Determination of Interpenetration of Polystyrene in Solution and Film by Energy-Transfer Techniques

John M Torkelson*, Steven R. Gilbert

*Corresponding author for this work

Research output: Contribution to journalArticlepeer-review

32 Scopus citations

Abstract

Energy-transfer techniques involving carbazole- and anthracene-labeled polystyrenes have been shown to be suitable for studying interpenetration of polystyrene in both good (toluene) and fair (ethyl acetate) solvents and for observing the correlation hole effect in polystyrene films. In solution, interpolymer energy transfer is negligible or limited until substantial polymer concentrations are reached. the critical concentration for chain overlap, c*, can be determined by an increase or break in the plot of I A I c as a function of concentration, where / A // c is the ratio of fluorescence intensities of anthracene label to carbazole label. For polymers with nearly equivalent label content on a per repeat unit basis, the proportionality constant, A, relating c* to [n] -1 is observed to be molecular weight dependent. This can be accounted for by the molecular weight dependence of the density of repeat units of a polymer coil in solution. For a polystyrene solution with a bimodal molecular weight distribution, the coefficient A is smaller than for either of the monodisperse polystyrene solutions. At concentrations above c*, / A // c increases more rapidly for toluene solutions than for ethyl acetate solutions, suggesting that the tendency for interaction and thus interpenetration above c* is greater in better solvents. In films cast from toluene and ethyl acetate solutions, Ia/Iq is nearly independent of solvent but is much smaller for higher molecular weight polymers; this is a manifestation of the correlation hole effect.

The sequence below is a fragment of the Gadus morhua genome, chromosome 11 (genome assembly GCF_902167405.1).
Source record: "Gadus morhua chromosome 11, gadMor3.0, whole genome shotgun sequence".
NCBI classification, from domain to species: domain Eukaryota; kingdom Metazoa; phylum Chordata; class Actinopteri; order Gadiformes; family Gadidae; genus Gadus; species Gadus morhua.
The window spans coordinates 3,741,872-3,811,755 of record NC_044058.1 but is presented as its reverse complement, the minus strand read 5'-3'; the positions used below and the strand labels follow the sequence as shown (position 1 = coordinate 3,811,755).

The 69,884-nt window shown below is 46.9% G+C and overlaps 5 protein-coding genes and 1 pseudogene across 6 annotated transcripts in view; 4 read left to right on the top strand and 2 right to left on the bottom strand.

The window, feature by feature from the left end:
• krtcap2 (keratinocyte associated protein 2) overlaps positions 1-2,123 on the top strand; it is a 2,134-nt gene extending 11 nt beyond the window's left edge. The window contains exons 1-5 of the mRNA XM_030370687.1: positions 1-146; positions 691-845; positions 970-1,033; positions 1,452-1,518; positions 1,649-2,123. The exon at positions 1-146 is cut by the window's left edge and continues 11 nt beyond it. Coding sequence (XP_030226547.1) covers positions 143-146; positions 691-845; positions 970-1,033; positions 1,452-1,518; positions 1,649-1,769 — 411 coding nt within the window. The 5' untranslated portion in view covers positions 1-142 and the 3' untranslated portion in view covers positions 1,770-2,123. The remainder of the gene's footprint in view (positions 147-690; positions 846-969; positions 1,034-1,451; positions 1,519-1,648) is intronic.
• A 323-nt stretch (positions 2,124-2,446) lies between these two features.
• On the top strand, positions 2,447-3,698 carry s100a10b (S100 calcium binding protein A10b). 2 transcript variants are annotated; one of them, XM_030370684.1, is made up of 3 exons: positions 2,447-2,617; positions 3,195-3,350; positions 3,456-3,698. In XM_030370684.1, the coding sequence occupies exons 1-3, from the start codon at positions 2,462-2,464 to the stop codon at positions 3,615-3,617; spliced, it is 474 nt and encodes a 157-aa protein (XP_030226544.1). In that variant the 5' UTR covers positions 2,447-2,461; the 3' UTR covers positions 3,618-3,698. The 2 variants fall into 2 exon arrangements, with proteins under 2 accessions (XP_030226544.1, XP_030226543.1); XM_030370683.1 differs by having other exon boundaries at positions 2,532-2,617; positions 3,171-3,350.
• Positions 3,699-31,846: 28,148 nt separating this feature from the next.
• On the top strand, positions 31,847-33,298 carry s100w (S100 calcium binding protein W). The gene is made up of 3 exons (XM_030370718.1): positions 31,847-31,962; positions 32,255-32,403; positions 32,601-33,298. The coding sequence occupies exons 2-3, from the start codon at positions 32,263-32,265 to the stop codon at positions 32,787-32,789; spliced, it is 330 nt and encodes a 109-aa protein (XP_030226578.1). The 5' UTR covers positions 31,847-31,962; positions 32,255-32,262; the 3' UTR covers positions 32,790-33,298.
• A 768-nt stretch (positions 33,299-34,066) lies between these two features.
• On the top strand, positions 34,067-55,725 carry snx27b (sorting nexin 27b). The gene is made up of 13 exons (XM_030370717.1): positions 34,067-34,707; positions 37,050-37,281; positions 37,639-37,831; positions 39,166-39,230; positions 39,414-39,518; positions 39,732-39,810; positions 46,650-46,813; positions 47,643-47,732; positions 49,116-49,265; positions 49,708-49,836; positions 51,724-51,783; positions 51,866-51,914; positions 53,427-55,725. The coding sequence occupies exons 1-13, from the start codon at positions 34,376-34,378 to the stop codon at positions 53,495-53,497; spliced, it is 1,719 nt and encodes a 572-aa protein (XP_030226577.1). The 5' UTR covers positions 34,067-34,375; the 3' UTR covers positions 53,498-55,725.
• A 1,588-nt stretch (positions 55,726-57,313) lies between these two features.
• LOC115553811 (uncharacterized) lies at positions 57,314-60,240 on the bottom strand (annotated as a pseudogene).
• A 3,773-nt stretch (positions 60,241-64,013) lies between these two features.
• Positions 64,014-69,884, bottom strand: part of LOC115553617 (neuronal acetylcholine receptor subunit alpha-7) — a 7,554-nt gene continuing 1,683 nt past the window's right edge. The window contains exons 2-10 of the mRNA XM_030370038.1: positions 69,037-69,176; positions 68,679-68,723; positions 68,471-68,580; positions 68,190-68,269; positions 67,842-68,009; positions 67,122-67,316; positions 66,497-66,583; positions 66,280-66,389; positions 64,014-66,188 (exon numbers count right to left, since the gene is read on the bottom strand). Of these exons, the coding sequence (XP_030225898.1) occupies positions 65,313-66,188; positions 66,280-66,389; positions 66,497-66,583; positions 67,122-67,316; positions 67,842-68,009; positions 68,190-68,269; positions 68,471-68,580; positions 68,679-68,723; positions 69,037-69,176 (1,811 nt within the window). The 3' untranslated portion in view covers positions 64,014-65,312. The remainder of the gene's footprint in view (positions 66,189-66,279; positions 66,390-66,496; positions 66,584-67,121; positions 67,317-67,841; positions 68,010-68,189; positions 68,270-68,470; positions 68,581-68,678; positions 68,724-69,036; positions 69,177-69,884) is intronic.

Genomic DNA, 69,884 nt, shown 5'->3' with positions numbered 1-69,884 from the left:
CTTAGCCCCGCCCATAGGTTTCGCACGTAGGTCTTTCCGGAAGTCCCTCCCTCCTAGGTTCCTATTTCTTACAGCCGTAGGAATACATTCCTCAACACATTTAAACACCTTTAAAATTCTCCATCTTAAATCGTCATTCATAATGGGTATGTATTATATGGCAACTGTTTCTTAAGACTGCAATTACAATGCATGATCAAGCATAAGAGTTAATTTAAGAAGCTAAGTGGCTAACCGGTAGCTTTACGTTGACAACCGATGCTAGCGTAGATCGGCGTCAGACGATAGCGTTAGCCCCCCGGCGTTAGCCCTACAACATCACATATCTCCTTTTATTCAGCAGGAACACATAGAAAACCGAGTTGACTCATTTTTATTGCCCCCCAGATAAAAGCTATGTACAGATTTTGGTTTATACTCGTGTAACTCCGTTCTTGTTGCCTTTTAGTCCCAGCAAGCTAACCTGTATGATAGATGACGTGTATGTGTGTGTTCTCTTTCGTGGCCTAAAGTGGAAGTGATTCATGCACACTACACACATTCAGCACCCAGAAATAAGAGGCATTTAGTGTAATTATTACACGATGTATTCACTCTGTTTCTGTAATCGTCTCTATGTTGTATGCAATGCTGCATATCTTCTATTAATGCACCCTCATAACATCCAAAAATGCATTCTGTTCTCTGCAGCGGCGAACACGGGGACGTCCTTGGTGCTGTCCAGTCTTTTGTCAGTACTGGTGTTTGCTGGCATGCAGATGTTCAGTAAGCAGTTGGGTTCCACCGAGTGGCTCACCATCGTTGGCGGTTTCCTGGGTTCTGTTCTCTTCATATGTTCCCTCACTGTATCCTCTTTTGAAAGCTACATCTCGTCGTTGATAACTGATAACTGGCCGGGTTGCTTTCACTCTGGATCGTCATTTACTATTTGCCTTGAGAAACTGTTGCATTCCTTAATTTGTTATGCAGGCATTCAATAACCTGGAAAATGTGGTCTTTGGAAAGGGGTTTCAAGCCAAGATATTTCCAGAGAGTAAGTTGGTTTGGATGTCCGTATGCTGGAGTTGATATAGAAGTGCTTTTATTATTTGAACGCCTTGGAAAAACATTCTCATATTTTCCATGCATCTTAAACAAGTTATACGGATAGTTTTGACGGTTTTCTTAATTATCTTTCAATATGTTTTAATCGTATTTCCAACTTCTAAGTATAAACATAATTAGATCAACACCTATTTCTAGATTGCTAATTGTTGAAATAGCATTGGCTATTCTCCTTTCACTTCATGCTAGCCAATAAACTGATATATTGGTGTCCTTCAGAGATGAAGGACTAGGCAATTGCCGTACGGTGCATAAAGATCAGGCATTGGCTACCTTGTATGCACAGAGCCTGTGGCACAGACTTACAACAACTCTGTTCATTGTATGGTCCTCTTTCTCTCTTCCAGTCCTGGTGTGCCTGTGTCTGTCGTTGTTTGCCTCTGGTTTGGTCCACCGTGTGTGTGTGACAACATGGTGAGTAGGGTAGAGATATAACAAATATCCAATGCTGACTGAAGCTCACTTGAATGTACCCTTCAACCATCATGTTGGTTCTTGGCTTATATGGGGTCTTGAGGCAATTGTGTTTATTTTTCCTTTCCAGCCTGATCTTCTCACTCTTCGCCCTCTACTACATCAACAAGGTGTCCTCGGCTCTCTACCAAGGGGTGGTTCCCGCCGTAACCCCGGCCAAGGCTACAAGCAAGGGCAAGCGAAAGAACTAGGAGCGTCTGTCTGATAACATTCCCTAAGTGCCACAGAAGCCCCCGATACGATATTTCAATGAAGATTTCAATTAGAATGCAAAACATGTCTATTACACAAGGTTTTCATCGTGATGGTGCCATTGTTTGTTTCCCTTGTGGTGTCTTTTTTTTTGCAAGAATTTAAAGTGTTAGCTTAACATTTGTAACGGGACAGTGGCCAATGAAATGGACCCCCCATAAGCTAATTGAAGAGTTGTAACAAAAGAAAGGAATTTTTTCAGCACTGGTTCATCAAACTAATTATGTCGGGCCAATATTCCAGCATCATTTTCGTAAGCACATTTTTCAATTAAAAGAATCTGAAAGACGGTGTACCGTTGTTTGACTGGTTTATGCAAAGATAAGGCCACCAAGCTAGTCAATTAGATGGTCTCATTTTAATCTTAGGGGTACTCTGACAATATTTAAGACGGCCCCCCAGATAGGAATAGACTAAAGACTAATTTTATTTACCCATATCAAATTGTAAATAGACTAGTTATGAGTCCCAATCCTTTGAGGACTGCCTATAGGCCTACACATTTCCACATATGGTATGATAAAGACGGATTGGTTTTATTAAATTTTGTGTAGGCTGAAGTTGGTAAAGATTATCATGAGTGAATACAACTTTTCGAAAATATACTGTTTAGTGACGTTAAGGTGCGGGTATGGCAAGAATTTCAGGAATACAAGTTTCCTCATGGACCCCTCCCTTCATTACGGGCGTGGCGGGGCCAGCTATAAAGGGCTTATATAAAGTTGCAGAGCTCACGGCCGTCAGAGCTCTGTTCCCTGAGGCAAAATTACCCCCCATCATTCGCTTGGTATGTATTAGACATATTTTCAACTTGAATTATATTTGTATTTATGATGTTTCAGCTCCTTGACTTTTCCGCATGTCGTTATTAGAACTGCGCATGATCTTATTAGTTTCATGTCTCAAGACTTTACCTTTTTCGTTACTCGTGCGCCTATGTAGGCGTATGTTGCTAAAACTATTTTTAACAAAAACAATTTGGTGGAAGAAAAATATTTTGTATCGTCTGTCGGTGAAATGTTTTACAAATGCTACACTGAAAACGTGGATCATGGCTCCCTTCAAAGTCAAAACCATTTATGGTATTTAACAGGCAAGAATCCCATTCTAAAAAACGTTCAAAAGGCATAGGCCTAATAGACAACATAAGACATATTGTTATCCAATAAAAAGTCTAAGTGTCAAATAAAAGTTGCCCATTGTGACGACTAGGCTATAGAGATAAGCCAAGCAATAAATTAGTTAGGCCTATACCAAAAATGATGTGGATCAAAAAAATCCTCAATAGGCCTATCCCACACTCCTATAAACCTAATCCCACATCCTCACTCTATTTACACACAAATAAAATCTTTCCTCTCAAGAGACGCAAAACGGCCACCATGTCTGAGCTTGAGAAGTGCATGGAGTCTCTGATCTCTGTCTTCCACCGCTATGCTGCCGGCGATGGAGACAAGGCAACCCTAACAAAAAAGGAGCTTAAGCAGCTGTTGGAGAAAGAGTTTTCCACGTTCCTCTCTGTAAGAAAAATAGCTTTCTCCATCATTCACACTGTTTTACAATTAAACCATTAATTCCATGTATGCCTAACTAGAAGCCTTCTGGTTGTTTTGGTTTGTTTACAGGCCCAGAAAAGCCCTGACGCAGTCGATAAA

Original languageEnglish (US)
Pages (from-to)1860-1865
Number of pages6
JournalMacromolecules
Volume20
Issue number8
DOIs
StatePublished - Aug 1 1987

ASJC Scopus subject areas

  • Organic Chemistry
  • Polymers and Plastics
  • Inorganic Chemistry
  • Materials Chemistry

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